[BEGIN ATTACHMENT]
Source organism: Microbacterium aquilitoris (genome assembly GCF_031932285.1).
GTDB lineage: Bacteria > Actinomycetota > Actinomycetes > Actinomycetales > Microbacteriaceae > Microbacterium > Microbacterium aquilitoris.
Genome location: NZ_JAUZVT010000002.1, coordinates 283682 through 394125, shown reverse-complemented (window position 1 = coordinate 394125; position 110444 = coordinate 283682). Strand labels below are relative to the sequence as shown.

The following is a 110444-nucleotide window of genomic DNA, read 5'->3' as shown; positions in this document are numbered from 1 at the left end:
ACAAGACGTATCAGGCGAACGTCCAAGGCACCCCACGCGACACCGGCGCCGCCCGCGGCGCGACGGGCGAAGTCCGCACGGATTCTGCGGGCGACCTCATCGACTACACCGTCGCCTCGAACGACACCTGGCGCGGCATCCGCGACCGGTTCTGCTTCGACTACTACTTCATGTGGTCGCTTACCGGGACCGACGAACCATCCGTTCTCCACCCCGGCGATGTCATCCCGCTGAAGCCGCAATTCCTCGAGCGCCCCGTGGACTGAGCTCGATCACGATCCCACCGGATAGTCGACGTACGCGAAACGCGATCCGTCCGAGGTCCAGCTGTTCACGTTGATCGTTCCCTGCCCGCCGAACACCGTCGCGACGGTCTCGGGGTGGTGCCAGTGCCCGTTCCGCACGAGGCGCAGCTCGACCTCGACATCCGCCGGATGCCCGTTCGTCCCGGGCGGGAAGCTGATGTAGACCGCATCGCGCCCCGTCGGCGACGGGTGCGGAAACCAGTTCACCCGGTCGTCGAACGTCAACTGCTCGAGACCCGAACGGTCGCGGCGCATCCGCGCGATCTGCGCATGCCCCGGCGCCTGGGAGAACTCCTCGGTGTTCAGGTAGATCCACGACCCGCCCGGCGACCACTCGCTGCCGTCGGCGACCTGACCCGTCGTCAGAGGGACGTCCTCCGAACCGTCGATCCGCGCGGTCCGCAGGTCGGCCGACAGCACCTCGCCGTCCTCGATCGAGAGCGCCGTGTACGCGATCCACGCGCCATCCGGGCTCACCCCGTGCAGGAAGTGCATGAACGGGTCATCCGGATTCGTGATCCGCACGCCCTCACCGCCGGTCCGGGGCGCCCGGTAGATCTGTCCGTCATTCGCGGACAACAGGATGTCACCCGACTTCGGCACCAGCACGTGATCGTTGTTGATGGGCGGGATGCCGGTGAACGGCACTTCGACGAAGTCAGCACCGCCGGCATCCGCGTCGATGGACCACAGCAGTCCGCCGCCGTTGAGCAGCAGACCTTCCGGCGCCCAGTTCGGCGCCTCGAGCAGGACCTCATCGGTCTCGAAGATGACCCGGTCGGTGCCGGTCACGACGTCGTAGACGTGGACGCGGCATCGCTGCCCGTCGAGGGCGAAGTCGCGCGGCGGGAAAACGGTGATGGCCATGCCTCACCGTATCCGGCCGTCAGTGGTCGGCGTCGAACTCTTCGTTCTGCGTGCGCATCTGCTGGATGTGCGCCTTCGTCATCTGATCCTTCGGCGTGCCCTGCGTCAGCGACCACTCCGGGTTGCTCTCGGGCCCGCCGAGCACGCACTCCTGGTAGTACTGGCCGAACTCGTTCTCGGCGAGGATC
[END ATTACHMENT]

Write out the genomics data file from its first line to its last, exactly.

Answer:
Source organism: Microbacterium aquilitoris (genome assembly GCF_031932285.1).
GTDB lineage: Bacteria > Actinomycetota > Actinomycetes > Actinomycetales > Microbacteriaceae > Microbacterium > Microbacterium aquilitoris.
Genome location: NZ_JAUZVT010000002.1, coordinates 283682 through 394125, shown reverse-complemented (window position 1 = coordinate 394125; position 110444 = coordinate 283682). Strand labels below are relative to the sequence as shown.

The following is a 110444-nucleotide window of genomic DNA, read 5'->3' as shown; positions in this document are numbered from 1 at the left end:
ACAAGACGTATCAGGCGAACGTCCAAGGCACCCCACGCGACACCGGCGCCGCCCGCGGCGCGACGGGCGAAGTCCGCACGGATTCTGCGGGCGACCTCATCGACTACACCGTCGCCTCGAACGACACCTGGCGCGGCATCCGCGACCGGTTCTGCTTCGACTACTACTTCATGTGGTCGCTTACCGGGACCGACGAACCATCCGTTCTCCACCCCGGCGATGTCATCCCGCTGAAGCCGCAATTCCTCGAGCGCCCCGTGGACTGAGCTCGATCACGATCCCACCGGATAGTCGACGTACGCGAAACGCGATCCGTCCGAGGTCCAGCTGTTCACGTTGATCGTTCCCTGCCCGCCGAACACCGTCGCGACGGTCTCGGGGTGGTGCCAGTGCCCGTTCCGCACGAGGCGCAGCTCGACCTCGACATCCGCCGGATGCCCGTTCGTCCCGGGCGGGAAGCTGATGTAGACCGCATCGCGCCCCGTCGGCGACGGGTGCGGAAACCAGTTCACCCGGTCGTCGAACGTCAACTGCTCGAGACCCGAACGGTCGCGGCGCATCCGCGCGATCTGCGCATGCCCCGGCGCCTGGGAGAACTCCTCGGTGTTCAGGTAGATCCACGACCCGCCCGGCGACCACTCGCTGCCGTCGGCGACCTGACCCGTCGTCAGAGGGACGTCCTCCGAACCGTCGATCCGCGCGGTCCGCAGGTCGGCCGACAGCACCTCGCCGTCCTCGATCGAGAGCGCCGTGTACGCGATCCACGCGCCATCCGGGCTCACCCCGTGCAGGAAGTGCATGAACGGGTCATCCGGATTCGTGATCCGCACGCCCTCACCGCCGGTCCGGGGCGCCCGGTAGATCTGTCCGTCATTCGCGGACAACAGGATGTCACCCGACTTCGGCACCAGCACGTGATCGTTGTTGATGGGCGGGATGCCGGTGAACGGCACTTCGACGAAGTCAGCACCGCCGGCATCCGCGTCGATGGACCACAGCAGTCCGCCGCCGTTGAGCAGCAGACCTTCCGGCGCCCAGTTCGGCGCCTCGAGCAGGACCTCATCGGTCTCGAAGATGACCCGGTCGGTGCCGGTCACGACGTCGTAGACGTGGACGCGGCATCGCTGCCCGTCGAGGGCGAAGTCGCGCGGCGGGAAAACGGTGATGGCCATGCCTCACCGTATCCGGCCGTCAGTGGTCGGCGTCGAACTCTTCGTTCTGCGTGCGCATCTGCTGGATGTGCGCCTTCGTCATCTGATCCTTCGGCGTGCCCTGCGTCAGCGACCACTCCGGGTTGCTCTCGGGCCCGCCGAGCACGCACTCCTGGTAGTACTGGCCGAACTCGTTCTCGGCGAGGATC